Vagos Motorcycle Club leader Robert Wiggins lay on the casino floor staring down the barrel of a gun as two rival Hells Angels members stomped on his body. Wiggins thought he was going to die.
So did Ernesto “Romeo” Gonzalez.
Moments later, Gonzalez opened fire, killing Jeffrey Pettigrew, the man aiming a gun at Wiggins.
“Romeo saved my life that night. There hasn’t been a day that goes by I haven’t thought about him,” Wiggins, now 66, recalled in a phone interview Tuesday, one day after Gonzalez and seven other Vagos members were acquitted of all charges in a federal racketeering trial centered around that shooting.
That September 2011 night changed everything, Wiggins told the Las Vegas Review-Journal, and eventually, he left the club.
The rival motorcycle clubs crossed paths that night inside the Nugget hotel-casino in Sparks during Street Vibrations, an annual motorcycle festival. Around 11:30 p.m., a brawl broke out on the casino floor after Pettigrew picked a fight with Vagos members.
Video captured by casino security cameras shown during the lengthy Las Vegas trial showed Pettigrew drawing his weapon first and shooting alongside Cesar Villagrana, another Hells Angels member. Two people already had been shot by the time Pettigrew and Villagrana zeroed in on Wiggins, who had lost his balance and fallen during the chaos of the fight.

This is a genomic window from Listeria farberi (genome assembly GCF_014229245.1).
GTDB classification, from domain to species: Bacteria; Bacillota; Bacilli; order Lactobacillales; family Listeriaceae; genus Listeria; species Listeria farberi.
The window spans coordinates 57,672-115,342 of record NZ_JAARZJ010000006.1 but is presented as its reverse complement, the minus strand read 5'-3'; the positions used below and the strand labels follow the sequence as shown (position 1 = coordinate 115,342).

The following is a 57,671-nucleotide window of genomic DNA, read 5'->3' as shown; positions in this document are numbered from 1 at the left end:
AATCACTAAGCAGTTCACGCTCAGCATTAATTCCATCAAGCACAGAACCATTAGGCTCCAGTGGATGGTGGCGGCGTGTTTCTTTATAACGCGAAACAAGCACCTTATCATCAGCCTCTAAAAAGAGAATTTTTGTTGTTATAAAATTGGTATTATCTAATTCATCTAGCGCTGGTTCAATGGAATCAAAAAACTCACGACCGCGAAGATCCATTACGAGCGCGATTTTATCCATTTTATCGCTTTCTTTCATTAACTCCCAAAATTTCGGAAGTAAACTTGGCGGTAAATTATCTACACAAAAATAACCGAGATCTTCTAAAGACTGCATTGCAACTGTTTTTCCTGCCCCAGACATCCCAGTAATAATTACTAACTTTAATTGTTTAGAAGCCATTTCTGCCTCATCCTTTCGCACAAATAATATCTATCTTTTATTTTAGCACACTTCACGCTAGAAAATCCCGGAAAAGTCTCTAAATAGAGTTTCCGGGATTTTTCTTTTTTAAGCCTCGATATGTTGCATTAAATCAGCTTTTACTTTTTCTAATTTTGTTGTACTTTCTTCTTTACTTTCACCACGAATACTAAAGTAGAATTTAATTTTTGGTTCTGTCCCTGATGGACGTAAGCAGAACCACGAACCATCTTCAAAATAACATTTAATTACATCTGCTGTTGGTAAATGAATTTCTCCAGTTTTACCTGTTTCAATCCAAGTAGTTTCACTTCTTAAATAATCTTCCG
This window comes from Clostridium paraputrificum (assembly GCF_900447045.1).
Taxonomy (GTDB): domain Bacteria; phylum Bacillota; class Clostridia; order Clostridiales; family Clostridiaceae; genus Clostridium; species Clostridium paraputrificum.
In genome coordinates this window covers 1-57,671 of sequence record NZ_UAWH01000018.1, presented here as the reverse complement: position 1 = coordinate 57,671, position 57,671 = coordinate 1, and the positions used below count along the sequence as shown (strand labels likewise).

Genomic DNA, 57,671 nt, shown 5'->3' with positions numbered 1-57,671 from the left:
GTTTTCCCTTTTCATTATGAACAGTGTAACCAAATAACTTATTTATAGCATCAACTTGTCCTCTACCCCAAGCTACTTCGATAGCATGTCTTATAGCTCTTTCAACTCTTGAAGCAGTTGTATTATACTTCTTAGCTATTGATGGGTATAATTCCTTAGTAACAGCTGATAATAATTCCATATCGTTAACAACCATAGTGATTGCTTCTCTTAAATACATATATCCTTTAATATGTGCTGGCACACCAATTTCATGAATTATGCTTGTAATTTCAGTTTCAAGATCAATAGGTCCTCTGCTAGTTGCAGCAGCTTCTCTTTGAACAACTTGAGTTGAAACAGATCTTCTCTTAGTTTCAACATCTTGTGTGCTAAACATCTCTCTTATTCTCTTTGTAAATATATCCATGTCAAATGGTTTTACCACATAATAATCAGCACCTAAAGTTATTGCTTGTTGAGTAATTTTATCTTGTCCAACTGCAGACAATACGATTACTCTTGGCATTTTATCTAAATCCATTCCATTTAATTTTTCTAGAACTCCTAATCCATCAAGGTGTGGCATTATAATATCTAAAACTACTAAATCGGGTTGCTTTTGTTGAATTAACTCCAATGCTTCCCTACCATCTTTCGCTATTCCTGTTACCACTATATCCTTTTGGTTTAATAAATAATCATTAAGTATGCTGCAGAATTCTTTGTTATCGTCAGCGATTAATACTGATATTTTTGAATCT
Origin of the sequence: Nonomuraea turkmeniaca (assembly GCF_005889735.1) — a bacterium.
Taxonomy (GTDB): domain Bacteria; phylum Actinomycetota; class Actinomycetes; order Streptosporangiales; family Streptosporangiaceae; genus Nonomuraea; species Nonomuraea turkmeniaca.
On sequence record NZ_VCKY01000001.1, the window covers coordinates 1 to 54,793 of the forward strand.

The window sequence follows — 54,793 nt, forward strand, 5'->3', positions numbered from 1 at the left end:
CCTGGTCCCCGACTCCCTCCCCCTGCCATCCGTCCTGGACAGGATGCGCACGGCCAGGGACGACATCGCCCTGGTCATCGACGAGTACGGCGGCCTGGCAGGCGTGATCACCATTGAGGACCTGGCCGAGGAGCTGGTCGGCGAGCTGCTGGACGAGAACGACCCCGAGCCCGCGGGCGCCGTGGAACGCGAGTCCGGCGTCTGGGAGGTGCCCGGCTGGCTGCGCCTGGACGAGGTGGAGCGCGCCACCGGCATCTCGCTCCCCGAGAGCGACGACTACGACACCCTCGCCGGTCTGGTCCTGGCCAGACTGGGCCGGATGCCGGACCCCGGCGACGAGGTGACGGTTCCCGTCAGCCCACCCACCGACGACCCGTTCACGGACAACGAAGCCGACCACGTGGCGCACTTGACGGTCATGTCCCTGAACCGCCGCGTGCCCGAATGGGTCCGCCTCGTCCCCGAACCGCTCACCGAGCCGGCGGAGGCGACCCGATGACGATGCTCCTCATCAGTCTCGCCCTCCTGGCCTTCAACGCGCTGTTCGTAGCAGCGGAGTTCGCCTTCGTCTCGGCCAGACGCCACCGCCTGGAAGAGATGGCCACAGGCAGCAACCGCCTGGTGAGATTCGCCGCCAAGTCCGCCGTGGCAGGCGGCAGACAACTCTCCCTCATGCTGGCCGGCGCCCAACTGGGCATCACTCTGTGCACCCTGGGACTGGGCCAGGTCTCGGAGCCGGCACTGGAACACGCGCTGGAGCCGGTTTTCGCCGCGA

“If Romeo was a police officer, there would have been a parade for him,” Wiggins said.
Instead, seven years later, Gonzalez would be among nearly two dozen reputed Vagos members indicted in connection with a laundry list of violent crimes characterized as a broad criminal conspiracy dating to 2005 and spanning more than a decade.
At the time of his death, Pettigrew was president of the Hells Angels chapter in San Jose, California.
“Pettigrew really needed to be stopped that night,” Wiggins said last week. “He shot two people, and he was on the prowl, looking to kill somebody else.”
Wiggins last saw the man he credits with saving his life in December, when he testified on his behalf during the trial.
“It was something I had to do for him,” he said.
Wiggins, who lives in Southern California, said he’s lost touch with Gonzalez over the years but hopes the two will reconnect in the future. Gonzalez declined to comment following his acquittal, and efforts to reach him for this story were unsuccessful.
“My heart really goes out to Romeo,” Wiggins said. “I’m just happy these guys are able to go home, put it past them, and get back to life. That’s what really important here.”